WILLIAMS BAY — There won’t be a parade and don’t look for fireworks, but the village’s centennial planning committee is looking at ways to make Williams Bay’s 100th birthday a special event.
Planning for the village’s centennial celebration Oct. 19 is starting to rev up, now that the holidays are over, said Greg Trush, village trustee and a member of the Williams Bay Centennial Committee. Trush said the committee recently sent out a donors letter asking residents to help fund the celebration.
Even before sending out the letter, the committee has already raised about $3,400, Trush said. And the tentative goal is $10,000.
No parade? No fireworks?
“We looked at a parade, but we thought that being only a few blocks long, it wouldn’t be worth it,” Trush said. He said they are also not planning on fireworks.
Williams Bay already has an annual fireworks display right after the August Corn and Brat Fest.
The planning committee will try to coordinate with other events that happen in October, he said. For example, Calvary Church has a Harvest Fest on the third weekend in October. The Harvest Fest will be a part of the centennial, he said.
The Enhancement Committee may do a special planting, and the Lions Club is considering a breakfast at the pavilion in Edgewater Park.
“We want to involve all the groups in the community,” Trush said.
Pat Grove, president of the Williams Bay Historical Society, which is also involved in planning the centennial, said there has been discussion about printing a centennial calendar that would be sold, along with banners and a centennial flag.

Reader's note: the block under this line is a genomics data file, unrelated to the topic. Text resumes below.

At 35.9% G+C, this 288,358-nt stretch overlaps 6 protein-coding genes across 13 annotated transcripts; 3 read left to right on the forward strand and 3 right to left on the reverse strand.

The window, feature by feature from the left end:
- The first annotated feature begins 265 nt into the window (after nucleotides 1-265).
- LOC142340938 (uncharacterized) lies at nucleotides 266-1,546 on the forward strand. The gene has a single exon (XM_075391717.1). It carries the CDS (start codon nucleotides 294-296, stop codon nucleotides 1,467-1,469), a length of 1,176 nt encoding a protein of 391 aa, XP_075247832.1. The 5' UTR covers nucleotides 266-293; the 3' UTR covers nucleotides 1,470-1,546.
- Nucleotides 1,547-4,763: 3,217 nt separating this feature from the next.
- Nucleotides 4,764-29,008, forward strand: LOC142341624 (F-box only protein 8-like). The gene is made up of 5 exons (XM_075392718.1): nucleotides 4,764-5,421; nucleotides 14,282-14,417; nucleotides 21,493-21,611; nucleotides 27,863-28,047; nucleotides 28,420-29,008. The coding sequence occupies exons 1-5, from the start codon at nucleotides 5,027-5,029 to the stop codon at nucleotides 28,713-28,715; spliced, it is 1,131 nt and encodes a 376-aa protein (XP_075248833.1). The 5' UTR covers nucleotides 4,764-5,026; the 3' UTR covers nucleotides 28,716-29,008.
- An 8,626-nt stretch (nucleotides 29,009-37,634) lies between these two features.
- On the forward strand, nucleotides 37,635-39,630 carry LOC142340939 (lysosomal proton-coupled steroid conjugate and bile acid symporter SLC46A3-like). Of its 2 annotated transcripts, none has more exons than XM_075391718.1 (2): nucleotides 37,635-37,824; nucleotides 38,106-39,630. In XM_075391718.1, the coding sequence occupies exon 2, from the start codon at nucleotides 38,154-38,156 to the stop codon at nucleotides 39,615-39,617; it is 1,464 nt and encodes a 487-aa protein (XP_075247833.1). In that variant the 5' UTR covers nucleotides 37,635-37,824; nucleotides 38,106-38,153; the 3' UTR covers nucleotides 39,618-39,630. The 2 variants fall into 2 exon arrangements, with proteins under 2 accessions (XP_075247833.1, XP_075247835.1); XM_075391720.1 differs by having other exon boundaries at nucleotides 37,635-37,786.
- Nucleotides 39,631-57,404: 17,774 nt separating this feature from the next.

The Williams Bay Historical Society is planning a history exhibit at the Barrett Memorial Library, once current library expansion work is completed.
“We want the whole community involved,” she said. “We’re trying to get this ball rolling.”
Williams Bay officially became a village on Oct. 23, 1919.
Before settlers began moving into the Geneva Lake area, the village was once the site of a Potawatomi Indian tribe settlement.
The village is home to the Yerkes Observatory, George Williams College and the Kishwauketoe Nature Conservancy.
Oct. 19 was selected as the celebration day because it won’t interfere with Boo in the Bay a week later, and it is the last weekend before the actual date of incorporation, Trush said.
Most of the centennial activities will be from noon to 5 p.m.
Jim D’Alessandro, village trustee and president of the Williams Bay Business Association, said the association is also working closely with the planning committee.
“I think our work is going to be to help them with publicity and to promote the event,” he said.
He said the association and the committee will work out the details of what the association will be doing for the centennial.
“I think it’s still a little bit of a work in progress,” D’Alessandro said.
Any money left over after the celebration will probably go to either the library or the recreation department, both of which are cooperating with the centennial planning committee, he said.
Trush said the committee would also like to get some speakers lined up for the celebration.
He said the celebration focus will be on what the village has accomplished over the past century.
The committee is also considering creation of commemorative plaque.
Membership in the centennial planning committee is open to anybody from Williams Bay, Trush said.
Trush is the committee chairman, and LaVerne Duncan, wife of Village President Bill Duncan, and Charles Clemen, are finance co-chairpersons.
The planning committee has set up sponsorship levels for the centennial.
Platinum sponsorship is $1,000 or more, gold sponsorship is $500 to $999, silver is $250 to 499, and general sponsorship is $5 to $250.
Checks should be made out to the Village of Williams Bay with centennial celebration on the memo line. Contributions should be mailed to P.O. Box 580, Williams Bay 53191.